A localized anomaly like that happened in 2009, causing an above-average number of strandings.
"The prevailing onshore winds did not blow as strongly as they usually do and it resulted in a lack of upwelling, which created a foraging difficulty for California sea lions," Wilkin explained.
Toxic algae blooms and infectious disease outbreaks also can trigger mass pup strandings. Researchers don't have evidence that either of those factors are contributing to the problem this year, but scientists are still waiting to see if tests on blood and tissue samples turn up bacterial, viral and other infectious agents or radioactive traces.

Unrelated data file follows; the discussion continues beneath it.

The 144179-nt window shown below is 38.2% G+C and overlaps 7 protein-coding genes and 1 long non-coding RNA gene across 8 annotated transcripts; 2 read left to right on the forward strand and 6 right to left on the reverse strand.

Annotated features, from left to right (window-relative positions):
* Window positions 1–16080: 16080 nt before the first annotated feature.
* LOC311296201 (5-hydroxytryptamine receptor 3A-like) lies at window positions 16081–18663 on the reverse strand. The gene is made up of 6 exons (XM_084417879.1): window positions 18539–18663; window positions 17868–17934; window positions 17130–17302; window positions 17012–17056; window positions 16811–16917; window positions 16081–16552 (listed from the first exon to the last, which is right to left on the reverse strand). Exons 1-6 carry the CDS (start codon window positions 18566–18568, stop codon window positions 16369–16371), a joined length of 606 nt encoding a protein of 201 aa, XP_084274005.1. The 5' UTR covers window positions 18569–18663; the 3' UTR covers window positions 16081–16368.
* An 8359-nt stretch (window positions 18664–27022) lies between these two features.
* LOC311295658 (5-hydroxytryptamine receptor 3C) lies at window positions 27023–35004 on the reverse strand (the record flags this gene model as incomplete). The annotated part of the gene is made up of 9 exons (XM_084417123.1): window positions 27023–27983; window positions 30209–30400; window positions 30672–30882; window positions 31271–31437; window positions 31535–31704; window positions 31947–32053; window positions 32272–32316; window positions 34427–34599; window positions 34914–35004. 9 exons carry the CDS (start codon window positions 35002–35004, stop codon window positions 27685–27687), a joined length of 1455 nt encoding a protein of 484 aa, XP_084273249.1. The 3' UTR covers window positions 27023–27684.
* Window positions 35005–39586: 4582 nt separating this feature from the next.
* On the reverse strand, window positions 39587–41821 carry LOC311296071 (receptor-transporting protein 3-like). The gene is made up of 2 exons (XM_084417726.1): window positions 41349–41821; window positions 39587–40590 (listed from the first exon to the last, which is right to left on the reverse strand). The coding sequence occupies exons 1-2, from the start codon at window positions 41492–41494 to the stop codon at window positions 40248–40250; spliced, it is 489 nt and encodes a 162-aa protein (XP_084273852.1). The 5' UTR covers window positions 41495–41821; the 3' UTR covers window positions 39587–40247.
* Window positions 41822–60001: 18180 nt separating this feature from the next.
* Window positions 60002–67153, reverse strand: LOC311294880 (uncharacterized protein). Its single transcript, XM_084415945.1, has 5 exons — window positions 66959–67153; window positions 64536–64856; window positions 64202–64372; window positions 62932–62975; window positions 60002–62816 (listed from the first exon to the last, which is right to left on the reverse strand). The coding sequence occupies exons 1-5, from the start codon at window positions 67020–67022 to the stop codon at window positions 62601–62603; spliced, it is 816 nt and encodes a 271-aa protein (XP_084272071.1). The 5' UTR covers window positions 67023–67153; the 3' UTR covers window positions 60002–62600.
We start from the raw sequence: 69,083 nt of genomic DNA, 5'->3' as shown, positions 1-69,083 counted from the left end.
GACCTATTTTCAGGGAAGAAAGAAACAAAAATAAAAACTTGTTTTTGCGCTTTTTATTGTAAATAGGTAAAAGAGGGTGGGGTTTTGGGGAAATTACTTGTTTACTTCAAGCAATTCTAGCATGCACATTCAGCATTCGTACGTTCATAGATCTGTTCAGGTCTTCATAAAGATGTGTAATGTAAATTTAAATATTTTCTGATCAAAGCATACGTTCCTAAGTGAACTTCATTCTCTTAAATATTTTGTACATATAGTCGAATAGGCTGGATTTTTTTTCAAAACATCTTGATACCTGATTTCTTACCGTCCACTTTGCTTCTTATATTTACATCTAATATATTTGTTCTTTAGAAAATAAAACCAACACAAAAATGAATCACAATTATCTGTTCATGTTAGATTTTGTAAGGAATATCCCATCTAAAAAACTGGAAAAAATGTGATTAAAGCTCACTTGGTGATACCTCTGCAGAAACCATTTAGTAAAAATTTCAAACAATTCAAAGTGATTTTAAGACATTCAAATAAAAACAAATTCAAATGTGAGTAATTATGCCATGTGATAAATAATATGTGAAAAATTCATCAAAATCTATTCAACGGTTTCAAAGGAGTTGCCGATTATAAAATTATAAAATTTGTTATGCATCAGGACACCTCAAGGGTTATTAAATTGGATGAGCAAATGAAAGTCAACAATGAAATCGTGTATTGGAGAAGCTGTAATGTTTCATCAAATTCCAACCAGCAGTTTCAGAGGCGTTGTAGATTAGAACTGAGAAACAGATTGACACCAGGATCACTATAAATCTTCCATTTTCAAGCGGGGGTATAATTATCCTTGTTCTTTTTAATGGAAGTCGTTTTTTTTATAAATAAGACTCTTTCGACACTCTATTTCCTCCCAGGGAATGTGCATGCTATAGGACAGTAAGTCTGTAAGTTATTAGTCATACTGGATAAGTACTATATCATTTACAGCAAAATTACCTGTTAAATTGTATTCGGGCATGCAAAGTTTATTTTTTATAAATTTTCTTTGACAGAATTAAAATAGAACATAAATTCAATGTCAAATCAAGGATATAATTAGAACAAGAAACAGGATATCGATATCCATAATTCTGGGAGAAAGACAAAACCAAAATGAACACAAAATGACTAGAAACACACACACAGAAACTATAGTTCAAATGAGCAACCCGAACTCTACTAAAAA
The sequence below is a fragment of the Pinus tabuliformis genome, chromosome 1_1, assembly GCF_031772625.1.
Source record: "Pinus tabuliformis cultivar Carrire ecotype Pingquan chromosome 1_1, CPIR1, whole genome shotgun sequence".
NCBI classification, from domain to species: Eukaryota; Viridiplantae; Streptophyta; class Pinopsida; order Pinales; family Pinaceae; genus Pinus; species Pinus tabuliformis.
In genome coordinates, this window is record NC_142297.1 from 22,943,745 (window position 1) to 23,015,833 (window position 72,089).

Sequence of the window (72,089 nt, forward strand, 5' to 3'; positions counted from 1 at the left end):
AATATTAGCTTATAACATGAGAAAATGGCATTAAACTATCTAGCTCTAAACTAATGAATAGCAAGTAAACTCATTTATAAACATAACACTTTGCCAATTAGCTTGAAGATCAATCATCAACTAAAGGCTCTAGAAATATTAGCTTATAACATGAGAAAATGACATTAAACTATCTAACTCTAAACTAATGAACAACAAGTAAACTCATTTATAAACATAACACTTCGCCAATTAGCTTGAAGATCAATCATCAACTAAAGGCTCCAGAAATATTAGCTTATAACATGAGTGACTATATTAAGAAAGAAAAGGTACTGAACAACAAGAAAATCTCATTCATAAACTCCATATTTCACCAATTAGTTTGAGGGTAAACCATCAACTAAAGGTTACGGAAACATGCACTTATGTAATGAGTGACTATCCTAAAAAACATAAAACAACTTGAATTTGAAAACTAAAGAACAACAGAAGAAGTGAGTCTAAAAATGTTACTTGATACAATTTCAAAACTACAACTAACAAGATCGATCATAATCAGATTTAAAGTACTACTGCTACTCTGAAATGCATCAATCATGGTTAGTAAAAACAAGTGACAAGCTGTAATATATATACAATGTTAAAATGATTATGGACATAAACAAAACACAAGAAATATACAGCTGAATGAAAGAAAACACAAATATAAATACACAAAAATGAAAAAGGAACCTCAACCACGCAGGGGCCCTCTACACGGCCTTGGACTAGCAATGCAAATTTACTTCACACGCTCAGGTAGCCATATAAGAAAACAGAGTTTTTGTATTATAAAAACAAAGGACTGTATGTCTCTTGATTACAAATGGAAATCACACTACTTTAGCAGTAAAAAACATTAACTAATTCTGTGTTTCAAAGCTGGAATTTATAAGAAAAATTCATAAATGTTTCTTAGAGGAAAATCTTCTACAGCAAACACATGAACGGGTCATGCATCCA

In a good sign, there has been a slowdown in the number of stranded, starving sea lion pups being admitted to rehab facilities, Wilkin said. At the same time, other animals are washing up. Northern elephant seals have just entered their stranding season and biologists have found a few adult female sea lions suffering from seizures, suggesting they may have been poisoned by the neurotoxin domoic acid, which is produced by multiple species of the genus Pseudo-nitzschia, a type of algae.